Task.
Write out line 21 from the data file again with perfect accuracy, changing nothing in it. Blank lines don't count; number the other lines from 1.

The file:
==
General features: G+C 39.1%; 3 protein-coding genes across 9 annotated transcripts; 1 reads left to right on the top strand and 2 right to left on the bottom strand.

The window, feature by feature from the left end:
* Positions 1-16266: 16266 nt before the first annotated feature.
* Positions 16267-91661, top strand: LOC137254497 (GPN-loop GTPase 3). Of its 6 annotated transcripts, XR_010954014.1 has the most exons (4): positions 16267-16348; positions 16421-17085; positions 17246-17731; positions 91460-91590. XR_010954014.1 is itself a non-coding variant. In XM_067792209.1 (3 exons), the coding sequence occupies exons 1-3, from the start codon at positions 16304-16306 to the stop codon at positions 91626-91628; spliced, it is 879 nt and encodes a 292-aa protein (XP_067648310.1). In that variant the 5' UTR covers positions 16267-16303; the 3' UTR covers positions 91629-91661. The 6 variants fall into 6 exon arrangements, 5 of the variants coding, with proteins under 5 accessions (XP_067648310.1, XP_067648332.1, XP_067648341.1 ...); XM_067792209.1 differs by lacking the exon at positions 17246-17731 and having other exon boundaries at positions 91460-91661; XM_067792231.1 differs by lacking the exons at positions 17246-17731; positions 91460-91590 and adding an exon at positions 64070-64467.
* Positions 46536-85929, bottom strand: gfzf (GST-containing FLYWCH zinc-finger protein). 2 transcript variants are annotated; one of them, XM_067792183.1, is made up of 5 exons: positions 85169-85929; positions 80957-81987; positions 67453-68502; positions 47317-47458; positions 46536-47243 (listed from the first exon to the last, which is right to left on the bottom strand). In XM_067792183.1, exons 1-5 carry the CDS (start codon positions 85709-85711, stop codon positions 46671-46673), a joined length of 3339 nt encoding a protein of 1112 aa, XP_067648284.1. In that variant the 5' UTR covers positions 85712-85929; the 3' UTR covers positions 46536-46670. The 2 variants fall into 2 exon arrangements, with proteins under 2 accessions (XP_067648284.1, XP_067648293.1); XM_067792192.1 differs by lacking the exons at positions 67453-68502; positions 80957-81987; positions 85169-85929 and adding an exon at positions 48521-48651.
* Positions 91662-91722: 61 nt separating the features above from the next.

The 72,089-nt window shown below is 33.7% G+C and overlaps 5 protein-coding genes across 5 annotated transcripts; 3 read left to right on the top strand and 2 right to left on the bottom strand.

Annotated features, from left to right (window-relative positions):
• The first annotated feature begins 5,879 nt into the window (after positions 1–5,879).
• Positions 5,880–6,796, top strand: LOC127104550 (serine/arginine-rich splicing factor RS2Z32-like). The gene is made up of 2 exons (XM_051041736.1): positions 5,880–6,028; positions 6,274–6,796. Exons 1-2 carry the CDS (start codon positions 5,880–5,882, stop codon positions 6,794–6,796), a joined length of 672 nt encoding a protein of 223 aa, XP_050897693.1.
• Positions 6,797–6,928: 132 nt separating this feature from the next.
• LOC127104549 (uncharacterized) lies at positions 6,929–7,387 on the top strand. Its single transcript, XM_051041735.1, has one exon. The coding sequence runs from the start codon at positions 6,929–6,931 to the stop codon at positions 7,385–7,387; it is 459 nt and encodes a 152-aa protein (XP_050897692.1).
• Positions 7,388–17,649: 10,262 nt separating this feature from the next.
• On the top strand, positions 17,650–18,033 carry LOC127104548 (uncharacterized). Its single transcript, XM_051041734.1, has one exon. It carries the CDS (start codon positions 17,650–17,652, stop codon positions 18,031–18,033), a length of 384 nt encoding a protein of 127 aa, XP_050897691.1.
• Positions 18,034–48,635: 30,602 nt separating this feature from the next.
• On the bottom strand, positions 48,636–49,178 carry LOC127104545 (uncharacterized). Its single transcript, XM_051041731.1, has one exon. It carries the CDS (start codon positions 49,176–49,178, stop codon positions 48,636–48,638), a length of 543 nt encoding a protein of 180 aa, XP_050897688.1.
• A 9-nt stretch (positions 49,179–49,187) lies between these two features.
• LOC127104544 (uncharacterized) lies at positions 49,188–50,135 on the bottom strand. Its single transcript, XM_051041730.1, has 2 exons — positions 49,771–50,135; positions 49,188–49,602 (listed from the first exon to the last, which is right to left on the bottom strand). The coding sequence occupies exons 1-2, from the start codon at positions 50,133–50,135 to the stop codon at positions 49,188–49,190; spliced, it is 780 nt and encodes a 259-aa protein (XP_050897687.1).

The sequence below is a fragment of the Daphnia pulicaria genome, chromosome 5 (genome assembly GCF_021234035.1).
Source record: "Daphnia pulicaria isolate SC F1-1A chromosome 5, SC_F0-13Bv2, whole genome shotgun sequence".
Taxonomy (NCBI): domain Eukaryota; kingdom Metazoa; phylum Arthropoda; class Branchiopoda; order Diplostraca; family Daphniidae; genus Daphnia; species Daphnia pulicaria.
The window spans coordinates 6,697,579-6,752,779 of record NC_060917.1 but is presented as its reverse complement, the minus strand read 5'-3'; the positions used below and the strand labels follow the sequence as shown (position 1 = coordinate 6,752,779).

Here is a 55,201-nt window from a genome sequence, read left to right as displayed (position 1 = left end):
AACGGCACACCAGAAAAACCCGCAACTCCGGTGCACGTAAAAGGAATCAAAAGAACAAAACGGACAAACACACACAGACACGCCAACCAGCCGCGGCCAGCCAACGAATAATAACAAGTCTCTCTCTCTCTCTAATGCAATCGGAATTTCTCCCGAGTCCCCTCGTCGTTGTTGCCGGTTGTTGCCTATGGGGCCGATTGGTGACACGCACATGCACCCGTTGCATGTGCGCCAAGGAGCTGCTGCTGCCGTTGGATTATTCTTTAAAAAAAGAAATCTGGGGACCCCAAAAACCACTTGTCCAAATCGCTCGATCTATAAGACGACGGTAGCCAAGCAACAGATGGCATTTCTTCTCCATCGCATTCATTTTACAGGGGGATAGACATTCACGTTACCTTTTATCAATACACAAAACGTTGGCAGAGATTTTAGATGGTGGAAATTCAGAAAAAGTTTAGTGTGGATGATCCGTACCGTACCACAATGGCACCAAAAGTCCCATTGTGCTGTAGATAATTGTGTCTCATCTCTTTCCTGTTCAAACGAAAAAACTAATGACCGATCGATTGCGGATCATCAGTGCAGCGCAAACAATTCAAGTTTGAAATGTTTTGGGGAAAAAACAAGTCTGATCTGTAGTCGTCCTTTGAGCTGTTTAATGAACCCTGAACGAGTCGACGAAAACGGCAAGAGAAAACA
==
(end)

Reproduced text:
Taxonomy (NCBI): domain Eukaryota; kingdom Metazoa; phylum Arthropoda; class Branchiopoda; order Diplostraca; family Daphniidae; genus Daphnia; species Daphnia pulicaria.